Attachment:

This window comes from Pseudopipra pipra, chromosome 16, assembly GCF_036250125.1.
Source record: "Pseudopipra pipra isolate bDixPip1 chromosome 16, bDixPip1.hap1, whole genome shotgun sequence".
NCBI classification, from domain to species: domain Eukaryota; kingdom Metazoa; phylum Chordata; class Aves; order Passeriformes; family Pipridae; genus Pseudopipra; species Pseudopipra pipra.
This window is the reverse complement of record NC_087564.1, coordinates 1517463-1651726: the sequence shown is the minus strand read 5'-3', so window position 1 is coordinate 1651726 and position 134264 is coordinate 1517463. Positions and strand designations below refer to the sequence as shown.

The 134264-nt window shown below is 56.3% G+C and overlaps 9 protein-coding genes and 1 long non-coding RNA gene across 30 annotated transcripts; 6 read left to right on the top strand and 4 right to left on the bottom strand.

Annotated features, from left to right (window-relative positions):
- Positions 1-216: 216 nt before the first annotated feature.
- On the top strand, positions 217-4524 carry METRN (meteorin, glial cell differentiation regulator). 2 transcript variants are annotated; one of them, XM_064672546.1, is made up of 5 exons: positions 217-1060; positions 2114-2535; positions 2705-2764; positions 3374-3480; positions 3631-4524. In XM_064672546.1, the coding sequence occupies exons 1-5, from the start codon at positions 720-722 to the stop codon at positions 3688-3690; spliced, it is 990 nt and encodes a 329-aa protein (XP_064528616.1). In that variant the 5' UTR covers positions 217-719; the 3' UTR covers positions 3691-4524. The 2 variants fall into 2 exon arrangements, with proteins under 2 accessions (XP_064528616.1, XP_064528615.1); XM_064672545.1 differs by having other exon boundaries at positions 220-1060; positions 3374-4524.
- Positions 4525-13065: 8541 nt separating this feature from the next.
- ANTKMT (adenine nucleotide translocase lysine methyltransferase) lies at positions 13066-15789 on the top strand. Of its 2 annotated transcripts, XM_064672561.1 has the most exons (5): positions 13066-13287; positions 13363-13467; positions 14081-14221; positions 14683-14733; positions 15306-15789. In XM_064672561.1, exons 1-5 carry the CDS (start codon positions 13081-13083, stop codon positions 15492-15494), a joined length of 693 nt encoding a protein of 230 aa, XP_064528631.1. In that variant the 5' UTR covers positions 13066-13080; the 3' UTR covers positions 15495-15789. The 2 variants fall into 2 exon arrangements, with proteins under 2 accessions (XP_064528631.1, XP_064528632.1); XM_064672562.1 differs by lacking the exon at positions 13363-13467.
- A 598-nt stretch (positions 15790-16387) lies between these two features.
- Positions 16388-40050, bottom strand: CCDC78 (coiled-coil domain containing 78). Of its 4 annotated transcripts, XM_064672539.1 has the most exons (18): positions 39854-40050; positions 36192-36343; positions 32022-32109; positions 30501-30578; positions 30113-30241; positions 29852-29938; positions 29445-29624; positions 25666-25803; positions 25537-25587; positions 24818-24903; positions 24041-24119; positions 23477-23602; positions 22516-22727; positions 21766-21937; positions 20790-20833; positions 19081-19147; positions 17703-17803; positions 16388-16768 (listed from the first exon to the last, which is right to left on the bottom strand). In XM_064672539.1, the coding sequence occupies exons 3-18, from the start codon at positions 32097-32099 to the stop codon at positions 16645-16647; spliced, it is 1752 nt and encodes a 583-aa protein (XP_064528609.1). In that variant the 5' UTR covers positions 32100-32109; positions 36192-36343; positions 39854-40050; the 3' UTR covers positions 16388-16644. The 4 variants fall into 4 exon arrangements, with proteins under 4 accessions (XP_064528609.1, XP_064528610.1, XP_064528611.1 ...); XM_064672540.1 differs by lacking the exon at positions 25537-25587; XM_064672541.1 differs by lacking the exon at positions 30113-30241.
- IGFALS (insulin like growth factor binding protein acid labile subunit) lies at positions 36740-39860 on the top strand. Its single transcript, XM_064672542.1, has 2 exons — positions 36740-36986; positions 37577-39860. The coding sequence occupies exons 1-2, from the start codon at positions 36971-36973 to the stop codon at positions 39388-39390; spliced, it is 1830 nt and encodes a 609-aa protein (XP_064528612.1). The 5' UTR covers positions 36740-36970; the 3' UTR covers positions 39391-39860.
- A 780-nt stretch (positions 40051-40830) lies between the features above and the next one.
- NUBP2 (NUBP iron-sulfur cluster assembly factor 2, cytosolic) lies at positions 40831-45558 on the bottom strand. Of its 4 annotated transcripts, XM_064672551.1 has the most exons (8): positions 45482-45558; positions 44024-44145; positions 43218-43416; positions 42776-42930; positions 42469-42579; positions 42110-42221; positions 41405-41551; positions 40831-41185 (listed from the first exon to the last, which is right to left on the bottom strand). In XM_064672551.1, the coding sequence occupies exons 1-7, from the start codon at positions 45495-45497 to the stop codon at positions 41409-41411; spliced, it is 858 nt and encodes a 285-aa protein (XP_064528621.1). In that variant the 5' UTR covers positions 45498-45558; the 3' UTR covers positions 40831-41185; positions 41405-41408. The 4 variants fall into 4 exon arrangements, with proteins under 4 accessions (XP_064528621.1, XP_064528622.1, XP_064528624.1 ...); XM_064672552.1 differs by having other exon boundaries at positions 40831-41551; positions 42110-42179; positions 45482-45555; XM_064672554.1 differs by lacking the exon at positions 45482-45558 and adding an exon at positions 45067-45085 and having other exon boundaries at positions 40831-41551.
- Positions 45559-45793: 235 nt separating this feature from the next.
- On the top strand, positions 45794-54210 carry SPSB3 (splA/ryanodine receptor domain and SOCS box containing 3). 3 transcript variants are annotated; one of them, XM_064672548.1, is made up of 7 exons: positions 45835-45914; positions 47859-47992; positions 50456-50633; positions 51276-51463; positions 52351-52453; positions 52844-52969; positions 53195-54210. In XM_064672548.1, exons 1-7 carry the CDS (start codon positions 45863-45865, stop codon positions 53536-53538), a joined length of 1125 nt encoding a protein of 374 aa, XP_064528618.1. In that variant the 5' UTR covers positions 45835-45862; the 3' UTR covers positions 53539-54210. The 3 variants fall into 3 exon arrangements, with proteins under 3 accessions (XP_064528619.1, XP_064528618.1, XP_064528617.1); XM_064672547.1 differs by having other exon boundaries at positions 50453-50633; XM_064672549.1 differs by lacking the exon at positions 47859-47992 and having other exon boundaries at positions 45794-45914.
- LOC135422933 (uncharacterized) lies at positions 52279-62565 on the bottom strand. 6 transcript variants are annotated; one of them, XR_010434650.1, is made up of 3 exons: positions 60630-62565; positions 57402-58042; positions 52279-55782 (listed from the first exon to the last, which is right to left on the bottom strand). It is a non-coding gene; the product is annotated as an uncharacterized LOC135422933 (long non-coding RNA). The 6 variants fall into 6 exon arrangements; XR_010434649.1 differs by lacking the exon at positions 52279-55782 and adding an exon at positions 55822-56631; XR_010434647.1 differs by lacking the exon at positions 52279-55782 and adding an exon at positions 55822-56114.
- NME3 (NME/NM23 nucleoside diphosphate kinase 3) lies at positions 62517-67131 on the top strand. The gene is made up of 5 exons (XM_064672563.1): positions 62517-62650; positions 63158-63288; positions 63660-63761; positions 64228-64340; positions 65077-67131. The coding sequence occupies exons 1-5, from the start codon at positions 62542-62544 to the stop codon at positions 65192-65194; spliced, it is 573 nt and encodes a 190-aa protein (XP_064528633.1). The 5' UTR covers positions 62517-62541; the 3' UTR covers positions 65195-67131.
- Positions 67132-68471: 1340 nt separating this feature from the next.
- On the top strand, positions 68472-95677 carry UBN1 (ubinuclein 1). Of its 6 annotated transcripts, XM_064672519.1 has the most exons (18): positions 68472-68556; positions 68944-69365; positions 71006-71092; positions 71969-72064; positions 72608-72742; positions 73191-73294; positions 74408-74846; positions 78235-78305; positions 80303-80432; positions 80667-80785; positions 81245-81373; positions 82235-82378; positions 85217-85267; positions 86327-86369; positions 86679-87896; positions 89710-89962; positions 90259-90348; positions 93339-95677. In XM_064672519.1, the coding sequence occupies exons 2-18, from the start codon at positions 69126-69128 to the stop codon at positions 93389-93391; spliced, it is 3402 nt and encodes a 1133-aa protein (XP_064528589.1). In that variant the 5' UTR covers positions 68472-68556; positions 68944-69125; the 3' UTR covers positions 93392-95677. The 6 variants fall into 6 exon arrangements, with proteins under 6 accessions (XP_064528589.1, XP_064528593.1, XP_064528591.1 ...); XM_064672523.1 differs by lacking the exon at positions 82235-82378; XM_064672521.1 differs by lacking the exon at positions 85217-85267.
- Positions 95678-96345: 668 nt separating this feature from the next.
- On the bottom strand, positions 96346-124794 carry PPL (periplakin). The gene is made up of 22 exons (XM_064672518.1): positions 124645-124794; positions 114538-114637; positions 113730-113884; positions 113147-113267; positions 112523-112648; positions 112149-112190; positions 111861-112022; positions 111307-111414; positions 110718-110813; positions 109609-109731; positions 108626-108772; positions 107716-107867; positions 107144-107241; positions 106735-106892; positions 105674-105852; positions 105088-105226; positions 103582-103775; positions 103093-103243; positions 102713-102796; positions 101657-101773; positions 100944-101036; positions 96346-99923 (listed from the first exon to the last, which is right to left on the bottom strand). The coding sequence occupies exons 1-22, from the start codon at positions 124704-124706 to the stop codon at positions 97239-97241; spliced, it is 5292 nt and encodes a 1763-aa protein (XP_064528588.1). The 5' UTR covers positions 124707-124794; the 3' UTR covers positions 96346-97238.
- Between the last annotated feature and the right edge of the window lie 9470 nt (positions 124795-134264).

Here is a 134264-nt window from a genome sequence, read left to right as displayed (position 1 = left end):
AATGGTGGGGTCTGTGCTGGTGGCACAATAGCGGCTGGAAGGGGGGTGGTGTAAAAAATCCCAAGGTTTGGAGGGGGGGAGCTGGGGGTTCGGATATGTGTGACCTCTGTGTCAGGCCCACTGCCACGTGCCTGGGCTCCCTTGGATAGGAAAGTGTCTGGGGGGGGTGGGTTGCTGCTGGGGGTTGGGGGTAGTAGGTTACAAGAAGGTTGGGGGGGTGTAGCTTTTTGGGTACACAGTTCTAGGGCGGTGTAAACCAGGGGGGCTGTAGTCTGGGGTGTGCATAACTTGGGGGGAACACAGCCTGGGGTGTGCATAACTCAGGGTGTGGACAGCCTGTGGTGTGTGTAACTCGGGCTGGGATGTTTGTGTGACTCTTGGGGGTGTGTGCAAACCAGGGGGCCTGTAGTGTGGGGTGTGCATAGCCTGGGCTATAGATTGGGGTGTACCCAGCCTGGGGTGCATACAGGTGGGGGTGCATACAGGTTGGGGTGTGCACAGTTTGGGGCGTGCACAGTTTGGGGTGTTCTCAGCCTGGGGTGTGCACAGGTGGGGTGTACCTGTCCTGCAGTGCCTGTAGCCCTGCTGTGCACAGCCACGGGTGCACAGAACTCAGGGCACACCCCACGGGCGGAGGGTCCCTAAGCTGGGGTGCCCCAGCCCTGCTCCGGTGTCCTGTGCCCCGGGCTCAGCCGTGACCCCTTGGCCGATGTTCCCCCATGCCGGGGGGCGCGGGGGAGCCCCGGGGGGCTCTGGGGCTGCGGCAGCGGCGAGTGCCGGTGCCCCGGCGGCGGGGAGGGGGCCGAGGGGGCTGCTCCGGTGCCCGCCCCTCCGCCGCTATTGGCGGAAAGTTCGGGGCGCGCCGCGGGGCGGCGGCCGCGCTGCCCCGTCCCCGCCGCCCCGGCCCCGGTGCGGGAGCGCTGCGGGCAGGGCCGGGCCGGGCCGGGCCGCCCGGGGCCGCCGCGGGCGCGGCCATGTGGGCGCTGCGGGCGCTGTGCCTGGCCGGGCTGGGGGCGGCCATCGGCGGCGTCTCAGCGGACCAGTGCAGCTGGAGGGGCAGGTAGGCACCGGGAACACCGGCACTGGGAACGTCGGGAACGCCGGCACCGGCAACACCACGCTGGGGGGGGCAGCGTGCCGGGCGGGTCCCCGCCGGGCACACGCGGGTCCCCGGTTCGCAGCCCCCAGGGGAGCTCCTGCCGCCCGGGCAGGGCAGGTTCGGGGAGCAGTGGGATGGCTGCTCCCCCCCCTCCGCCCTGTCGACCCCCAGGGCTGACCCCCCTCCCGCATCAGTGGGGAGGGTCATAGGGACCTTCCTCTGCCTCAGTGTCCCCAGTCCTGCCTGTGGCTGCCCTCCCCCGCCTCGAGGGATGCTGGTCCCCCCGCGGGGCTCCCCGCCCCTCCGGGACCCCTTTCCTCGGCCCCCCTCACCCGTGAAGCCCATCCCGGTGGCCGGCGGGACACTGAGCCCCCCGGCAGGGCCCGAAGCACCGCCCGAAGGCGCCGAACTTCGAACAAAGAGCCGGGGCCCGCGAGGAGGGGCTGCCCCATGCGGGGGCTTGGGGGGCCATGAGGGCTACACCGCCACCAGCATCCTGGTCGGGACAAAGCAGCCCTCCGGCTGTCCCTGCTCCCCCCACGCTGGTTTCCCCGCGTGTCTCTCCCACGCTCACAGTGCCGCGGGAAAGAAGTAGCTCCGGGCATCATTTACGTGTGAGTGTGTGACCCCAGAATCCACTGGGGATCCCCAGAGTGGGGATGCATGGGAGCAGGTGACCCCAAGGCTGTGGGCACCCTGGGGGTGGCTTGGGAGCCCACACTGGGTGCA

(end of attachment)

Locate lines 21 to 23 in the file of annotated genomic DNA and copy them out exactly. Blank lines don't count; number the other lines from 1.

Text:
- On the top strand, positions 68472-95677 carry UBN1 (ubinuclein 1). Of its 6 annotated transcripts, XM_064672519.1 has the most exons (18): positions 68472-68556; positions 68944-69365; positions 71006-71092; positions 71969-72064; positions 72608-72742; positions 73191-73294; positions 74408-74846; positions 78235-78305; positions 80303-80432; positions 80667-80785; positions 81245-81373; positions 82235-82378; positions 85217-85267; positions 86327-86369; positions 86679-87896; positions 89710-89962; positions 90259-90348; positions 93339-95677. In XM_064672519.1, the coding sequence occupies exons 2-18, from the start codon at positions 69126-69128 to the stop codon at positions 93389-93391; spliced, it is 3402 nt and encodes a 1133-aa protein (XP_064528589.1). In that variant the 5' UTR covers positions 68472-68556; positions 68944-69125; the 3' UTR covers positions 93392-95677. The 6 variants fall into 6 exon arrangements, with proteins under 6 accessions (XP_064528589.1, XP_064528593.1, XP_064528591.1 ...); XM_064672523.1 differs by lacking the exon at positions 82235-82378; XM_064672521.1 differs by lacking the exon at positions 85217-85267.
- Positions 95678-96345: 668 nt separating this feature from the next.
- On the bottom strand, positions 96346-124794 carry PPL (periplakin). The gene is made up of 22 exons (XM_064672518.1): positions 124645-124794; positions 114538-114637; positions 113730-113884; positions 113147-113267; positions 112523-112648; positions 112149-112190; positions 111861-112022; positions 111307-111414; positions 110718-110813; positions 109609-109731; positions 108626-108772; positions 107716-107867; positions 107144-107241; positions 106735-106892; positions 105674-105852; positions 105088-105226; positions 103582-103775; positions 103093-103243; positions 102713-102796; positions 101657-101773; positions 100944-101036; positions 96346-99923 (listed from the first exon to the last, which is right to left on the bottom strand). The coding sequence occupies exons 1-22, from the start codon at positions 124704-124706 to the stop codon at positions 97239-97241; spliced, it is 5292 nt and encodes a 1763-aa protein (XP_064528588.1). The 5' UTR covers positions 124707-124794; the 3' UTR covers positions 96346-97238.